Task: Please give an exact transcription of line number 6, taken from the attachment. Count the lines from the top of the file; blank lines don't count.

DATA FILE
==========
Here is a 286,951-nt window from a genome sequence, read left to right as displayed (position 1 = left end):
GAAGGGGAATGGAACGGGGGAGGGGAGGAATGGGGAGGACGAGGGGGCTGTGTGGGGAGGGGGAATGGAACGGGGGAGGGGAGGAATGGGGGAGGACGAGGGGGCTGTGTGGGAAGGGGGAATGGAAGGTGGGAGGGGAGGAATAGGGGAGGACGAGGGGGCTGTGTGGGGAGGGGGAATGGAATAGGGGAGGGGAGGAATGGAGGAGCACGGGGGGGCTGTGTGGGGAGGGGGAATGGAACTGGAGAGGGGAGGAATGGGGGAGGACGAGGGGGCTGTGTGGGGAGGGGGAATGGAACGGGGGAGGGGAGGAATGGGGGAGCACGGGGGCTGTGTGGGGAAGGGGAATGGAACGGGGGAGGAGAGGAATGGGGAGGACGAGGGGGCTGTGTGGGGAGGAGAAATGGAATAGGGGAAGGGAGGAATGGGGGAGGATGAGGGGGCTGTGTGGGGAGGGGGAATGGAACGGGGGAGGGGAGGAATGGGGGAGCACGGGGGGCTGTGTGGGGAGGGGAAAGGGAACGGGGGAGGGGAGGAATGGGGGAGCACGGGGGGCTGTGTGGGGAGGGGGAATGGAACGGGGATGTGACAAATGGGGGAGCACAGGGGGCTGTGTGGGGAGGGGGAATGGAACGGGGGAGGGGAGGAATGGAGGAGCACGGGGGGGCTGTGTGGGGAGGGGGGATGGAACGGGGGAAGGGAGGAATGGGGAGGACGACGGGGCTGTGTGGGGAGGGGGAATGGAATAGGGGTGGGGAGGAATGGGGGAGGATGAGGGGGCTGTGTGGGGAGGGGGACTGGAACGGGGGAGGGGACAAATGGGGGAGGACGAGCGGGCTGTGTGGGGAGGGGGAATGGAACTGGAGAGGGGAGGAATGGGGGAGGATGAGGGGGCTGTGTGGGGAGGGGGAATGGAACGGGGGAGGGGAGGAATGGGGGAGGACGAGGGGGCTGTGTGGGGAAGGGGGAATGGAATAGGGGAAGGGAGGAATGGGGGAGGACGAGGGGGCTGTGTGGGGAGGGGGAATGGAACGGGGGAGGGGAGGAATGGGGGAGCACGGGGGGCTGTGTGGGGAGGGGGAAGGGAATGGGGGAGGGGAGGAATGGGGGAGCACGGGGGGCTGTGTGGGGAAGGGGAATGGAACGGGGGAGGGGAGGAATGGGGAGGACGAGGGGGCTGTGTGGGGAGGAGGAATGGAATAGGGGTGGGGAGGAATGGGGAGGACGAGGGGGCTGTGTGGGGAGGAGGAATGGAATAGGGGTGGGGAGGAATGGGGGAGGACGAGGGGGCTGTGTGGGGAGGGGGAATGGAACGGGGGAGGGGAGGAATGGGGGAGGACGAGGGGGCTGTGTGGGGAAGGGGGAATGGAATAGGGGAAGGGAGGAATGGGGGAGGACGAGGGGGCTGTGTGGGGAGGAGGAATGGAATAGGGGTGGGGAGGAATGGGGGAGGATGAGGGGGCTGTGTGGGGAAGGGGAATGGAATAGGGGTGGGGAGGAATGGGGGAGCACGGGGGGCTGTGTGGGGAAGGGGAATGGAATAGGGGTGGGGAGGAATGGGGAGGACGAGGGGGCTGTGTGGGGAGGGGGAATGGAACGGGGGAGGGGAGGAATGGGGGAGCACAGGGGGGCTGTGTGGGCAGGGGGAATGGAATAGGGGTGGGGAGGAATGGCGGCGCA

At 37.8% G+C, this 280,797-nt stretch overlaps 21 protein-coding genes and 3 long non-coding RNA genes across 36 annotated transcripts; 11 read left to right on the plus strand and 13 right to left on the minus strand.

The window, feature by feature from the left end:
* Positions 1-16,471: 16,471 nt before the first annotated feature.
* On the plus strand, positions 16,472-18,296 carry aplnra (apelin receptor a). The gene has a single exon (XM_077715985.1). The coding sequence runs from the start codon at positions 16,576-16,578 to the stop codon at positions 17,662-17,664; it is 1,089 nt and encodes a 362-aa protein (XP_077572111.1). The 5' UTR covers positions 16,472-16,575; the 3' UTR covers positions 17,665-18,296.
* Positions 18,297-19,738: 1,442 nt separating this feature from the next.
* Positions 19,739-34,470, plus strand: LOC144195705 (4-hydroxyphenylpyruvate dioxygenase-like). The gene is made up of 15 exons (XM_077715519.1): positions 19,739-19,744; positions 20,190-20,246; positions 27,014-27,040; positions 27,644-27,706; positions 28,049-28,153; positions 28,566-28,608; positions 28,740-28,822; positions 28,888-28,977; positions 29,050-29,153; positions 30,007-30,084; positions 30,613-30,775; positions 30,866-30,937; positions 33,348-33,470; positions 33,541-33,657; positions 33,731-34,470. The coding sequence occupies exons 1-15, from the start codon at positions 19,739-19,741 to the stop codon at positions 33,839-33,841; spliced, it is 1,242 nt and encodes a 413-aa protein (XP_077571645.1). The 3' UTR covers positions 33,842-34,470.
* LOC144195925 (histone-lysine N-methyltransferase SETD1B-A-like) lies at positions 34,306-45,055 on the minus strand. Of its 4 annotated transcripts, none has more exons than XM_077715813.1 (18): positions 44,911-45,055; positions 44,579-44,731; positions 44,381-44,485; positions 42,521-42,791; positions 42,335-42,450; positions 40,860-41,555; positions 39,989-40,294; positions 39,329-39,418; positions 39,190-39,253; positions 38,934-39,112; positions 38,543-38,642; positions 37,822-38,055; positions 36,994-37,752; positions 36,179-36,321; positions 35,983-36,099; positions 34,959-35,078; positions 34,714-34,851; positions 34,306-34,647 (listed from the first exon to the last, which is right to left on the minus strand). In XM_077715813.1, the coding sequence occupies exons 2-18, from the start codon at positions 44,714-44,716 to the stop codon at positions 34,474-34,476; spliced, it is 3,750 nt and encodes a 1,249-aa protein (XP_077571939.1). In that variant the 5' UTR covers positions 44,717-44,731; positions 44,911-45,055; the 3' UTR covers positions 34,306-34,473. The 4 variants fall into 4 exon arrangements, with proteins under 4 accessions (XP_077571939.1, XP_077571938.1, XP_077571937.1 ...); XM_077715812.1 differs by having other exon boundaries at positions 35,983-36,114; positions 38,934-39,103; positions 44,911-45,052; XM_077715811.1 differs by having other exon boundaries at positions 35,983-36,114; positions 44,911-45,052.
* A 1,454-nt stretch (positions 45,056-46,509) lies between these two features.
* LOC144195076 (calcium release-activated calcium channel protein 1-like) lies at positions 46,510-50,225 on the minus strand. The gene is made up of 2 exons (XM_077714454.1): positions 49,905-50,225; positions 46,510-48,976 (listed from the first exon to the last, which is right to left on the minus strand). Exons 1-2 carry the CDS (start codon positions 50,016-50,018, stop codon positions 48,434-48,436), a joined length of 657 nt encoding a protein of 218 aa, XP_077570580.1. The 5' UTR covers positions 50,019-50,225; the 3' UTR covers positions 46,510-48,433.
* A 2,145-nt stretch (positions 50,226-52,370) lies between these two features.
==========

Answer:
* On the plus strand, positions 16,472-18,296 carry aplnra (apelin receptor a). The gene has a single exon (XM_077715985.1). The coding sequence runs from the start codon at positions 16,576-16,578 to the stop codon at positions 17,662-17,664; it is 1,089 nt and encodes a 362-aa protein (XP_077572111.1). The 5' UTR covers positions 16,472-16,575; the 3' UTR covers positions 17,665-18,296.